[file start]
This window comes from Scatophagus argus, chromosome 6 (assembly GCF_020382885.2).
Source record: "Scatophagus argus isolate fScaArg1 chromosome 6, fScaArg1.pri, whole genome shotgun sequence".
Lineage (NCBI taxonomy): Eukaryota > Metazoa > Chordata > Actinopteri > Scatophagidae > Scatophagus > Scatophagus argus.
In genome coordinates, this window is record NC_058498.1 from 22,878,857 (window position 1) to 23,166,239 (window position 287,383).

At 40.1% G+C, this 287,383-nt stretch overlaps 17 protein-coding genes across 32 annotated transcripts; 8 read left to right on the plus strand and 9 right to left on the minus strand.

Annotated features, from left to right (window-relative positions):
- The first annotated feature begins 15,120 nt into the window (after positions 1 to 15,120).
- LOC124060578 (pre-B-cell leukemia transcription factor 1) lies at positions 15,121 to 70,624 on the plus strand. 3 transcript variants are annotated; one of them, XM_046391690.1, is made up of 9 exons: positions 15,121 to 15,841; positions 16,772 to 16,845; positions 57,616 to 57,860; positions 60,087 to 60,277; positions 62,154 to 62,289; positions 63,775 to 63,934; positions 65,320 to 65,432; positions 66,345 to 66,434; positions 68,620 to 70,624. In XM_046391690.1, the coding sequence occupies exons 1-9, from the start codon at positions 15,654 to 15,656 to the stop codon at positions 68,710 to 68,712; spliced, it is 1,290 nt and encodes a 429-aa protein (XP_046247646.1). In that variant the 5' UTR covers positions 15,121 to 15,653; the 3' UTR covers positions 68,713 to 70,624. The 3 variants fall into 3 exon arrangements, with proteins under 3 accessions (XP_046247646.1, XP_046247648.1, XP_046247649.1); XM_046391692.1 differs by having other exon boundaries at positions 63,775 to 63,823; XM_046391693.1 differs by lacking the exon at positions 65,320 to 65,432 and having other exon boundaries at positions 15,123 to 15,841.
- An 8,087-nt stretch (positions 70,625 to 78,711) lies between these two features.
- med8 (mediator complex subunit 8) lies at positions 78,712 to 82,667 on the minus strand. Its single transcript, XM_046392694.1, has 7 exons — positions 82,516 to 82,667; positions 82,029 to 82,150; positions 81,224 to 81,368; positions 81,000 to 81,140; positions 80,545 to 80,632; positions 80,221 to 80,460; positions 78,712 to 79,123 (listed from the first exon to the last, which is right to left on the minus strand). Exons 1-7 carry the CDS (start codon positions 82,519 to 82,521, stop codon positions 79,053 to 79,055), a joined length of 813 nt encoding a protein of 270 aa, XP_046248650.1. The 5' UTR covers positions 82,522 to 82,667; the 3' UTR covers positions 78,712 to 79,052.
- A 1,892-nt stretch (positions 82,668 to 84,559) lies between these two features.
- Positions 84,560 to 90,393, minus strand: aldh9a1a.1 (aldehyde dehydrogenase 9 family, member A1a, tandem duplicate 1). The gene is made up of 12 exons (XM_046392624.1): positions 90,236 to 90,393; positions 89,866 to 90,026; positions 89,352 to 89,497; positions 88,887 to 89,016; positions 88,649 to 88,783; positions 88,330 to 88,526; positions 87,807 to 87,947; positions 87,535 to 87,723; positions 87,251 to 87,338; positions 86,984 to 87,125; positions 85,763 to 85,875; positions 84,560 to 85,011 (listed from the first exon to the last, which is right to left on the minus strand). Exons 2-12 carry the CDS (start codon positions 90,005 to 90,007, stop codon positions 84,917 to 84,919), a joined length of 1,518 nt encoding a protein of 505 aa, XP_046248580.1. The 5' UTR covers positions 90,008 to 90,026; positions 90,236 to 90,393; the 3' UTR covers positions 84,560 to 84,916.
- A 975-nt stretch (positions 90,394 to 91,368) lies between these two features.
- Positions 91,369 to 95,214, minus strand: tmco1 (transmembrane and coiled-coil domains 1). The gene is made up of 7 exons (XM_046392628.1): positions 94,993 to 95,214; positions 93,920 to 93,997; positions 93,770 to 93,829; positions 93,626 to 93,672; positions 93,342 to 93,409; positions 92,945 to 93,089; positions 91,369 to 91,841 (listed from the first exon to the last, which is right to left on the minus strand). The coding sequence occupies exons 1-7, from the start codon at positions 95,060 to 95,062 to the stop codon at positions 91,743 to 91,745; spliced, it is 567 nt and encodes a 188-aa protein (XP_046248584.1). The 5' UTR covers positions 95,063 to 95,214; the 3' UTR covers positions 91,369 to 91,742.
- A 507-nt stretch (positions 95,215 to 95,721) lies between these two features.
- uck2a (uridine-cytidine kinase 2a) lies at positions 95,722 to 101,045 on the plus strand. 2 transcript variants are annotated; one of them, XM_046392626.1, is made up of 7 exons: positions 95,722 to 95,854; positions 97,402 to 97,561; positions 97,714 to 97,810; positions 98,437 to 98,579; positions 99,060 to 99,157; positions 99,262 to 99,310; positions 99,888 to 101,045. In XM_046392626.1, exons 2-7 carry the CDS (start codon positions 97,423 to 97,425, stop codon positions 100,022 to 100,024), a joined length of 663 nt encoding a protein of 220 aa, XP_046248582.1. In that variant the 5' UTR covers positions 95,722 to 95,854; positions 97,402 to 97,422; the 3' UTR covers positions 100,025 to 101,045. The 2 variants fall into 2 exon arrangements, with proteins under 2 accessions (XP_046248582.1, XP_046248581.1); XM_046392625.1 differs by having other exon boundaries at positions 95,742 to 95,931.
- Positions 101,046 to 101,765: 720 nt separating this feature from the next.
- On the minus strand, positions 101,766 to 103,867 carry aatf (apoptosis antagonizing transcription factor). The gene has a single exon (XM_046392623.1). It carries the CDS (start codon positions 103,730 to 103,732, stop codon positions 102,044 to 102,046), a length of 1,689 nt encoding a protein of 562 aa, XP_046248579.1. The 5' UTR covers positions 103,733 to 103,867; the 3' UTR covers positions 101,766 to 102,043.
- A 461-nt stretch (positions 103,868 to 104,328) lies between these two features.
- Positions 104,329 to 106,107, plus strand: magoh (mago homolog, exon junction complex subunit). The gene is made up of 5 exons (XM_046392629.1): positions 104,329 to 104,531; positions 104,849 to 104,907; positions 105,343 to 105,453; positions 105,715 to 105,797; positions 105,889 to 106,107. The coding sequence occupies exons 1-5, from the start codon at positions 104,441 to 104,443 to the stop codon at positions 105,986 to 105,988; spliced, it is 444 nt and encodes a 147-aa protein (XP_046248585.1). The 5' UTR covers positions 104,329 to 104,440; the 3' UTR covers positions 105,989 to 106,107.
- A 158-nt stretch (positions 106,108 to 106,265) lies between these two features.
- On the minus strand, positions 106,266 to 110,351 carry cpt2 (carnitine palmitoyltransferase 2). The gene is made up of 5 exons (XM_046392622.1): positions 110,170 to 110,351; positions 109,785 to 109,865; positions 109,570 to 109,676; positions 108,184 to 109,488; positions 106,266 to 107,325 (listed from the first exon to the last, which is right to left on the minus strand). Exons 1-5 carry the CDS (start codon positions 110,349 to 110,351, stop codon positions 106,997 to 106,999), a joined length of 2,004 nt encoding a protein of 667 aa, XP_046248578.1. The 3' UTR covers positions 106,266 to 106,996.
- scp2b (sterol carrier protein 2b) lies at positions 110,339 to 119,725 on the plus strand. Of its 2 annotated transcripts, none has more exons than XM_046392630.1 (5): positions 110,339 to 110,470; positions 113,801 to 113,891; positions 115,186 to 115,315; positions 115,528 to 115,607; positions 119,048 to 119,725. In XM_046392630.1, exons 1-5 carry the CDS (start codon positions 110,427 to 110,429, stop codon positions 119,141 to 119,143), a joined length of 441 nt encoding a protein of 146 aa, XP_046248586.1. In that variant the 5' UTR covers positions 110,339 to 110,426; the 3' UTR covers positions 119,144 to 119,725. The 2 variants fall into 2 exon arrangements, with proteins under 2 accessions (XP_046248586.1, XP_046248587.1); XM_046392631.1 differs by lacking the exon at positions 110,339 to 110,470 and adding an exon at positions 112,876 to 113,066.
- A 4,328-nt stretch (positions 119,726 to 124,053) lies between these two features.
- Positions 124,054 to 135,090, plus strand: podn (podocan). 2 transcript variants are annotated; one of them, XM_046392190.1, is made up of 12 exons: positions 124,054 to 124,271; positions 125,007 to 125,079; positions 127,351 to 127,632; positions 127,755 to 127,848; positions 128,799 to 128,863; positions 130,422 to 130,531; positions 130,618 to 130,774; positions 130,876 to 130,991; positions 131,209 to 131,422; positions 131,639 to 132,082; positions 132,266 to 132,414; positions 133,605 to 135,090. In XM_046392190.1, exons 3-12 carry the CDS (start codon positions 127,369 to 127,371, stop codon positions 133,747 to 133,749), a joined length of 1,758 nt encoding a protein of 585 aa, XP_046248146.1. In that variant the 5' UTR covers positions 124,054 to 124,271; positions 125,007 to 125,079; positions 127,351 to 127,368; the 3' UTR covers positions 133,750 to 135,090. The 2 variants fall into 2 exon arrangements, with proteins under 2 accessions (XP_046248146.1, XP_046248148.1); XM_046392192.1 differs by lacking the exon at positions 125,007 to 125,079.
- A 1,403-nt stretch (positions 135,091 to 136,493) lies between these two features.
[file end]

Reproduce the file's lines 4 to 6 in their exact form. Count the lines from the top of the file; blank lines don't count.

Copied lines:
In genome coordinates, this window is record NC_058498.1 from 22,878,857 (window position 1) to 23,166,239 (window position 287,383).

At 40.1% G+C, this 287,383-nt stretch overlaps 17 protein-coding genes across 32 annotated transcripts; 8 read left to right on the plus strand and 9 right to left on the minus strand.

Annotated features, from left to right (window-relative positions):